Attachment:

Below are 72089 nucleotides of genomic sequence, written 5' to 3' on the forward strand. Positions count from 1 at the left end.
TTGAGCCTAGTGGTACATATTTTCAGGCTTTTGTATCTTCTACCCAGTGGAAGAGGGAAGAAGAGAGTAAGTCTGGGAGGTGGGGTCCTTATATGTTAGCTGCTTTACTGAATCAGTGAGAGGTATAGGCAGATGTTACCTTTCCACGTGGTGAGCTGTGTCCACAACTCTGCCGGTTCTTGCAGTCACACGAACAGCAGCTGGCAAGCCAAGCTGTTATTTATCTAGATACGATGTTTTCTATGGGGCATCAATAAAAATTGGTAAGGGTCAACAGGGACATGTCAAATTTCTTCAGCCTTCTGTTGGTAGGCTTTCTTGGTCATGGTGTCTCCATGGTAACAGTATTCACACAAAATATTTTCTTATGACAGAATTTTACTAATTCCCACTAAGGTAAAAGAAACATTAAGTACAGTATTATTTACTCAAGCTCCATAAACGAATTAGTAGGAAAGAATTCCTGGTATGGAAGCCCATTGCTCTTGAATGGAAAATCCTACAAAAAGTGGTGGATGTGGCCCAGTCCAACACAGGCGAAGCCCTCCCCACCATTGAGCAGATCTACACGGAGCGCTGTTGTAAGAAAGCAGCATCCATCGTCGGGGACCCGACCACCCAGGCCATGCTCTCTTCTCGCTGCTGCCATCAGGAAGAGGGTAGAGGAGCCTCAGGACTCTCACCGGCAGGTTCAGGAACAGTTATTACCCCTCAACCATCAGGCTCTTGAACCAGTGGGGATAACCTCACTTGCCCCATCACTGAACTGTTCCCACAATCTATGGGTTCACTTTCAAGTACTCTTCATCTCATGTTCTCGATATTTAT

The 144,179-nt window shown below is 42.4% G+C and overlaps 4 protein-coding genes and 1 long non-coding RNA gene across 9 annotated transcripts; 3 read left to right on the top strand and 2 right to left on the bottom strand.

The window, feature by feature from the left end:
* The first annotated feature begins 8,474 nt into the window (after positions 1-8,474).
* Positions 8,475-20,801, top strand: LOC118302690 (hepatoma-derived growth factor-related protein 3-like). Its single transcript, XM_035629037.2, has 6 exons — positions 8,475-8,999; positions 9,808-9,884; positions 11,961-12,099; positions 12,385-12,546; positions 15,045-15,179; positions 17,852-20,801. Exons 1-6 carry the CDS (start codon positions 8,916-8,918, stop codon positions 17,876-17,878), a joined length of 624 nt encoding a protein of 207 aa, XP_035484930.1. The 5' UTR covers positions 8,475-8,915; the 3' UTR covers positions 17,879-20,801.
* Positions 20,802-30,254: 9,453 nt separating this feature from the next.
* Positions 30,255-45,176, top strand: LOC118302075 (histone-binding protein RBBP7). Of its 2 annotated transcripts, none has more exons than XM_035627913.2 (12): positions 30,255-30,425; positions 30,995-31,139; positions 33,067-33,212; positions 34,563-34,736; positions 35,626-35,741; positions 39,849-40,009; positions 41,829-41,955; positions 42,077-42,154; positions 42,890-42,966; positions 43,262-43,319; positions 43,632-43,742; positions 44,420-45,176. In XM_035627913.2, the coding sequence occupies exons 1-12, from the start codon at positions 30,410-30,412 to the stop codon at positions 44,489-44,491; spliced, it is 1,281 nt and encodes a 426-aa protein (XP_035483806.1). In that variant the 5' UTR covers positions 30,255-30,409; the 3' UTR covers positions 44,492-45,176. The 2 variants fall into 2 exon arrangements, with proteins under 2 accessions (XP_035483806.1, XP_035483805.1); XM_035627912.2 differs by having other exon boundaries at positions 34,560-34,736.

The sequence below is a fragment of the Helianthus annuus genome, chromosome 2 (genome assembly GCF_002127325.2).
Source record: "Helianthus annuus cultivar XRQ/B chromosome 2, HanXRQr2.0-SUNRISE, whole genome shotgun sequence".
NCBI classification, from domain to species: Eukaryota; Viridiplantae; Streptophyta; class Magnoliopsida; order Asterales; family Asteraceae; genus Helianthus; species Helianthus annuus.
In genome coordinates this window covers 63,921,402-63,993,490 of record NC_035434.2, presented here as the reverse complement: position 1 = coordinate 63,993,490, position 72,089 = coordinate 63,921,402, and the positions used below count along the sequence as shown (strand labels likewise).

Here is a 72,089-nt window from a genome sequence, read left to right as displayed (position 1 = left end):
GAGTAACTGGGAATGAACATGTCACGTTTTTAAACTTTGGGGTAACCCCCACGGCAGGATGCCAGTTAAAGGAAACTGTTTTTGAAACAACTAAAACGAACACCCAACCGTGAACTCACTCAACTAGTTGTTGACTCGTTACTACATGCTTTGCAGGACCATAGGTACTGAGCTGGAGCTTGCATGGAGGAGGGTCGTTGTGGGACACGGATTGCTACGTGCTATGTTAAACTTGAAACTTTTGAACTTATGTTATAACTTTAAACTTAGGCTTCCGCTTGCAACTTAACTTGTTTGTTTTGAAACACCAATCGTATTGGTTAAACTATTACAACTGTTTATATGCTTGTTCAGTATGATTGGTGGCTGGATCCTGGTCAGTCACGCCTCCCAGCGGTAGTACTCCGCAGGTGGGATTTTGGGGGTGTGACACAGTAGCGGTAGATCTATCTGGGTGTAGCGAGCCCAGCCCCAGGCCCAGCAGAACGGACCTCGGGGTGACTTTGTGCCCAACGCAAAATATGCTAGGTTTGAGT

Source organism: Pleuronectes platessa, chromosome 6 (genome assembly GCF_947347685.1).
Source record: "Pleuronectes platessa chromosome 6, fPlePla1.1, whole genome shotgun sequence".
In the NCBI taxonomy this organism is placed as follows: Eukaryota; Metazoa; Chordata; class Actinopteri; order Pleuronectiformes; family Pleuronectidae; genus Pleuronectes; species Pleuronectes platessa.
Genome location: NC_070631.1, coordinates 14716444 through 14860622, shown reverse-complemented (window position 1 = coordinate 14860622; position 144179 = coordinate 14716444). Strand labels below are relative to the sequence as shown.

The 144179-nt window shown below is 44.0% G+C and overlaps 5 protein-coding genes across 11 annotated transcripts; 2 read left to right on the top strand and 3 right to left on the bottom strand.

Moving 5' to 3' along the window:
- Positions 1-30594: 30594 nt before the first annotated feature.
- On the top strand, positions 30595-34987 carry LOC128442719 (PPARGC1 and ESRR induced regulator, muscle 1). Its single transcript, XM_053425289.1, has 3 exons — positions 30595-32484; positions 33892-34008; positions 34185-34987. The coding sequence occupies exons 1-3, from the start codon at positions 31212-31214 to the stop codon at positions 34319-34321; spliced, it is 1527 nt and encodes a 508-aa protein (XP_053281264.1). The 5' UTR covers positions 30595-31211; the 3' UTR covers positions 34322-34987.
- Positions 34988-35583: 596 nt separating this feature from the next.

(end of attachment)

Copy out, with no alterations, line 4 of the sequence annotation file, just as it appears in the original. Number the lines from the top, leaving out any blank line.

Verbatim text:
The window, feature by feature from the left end: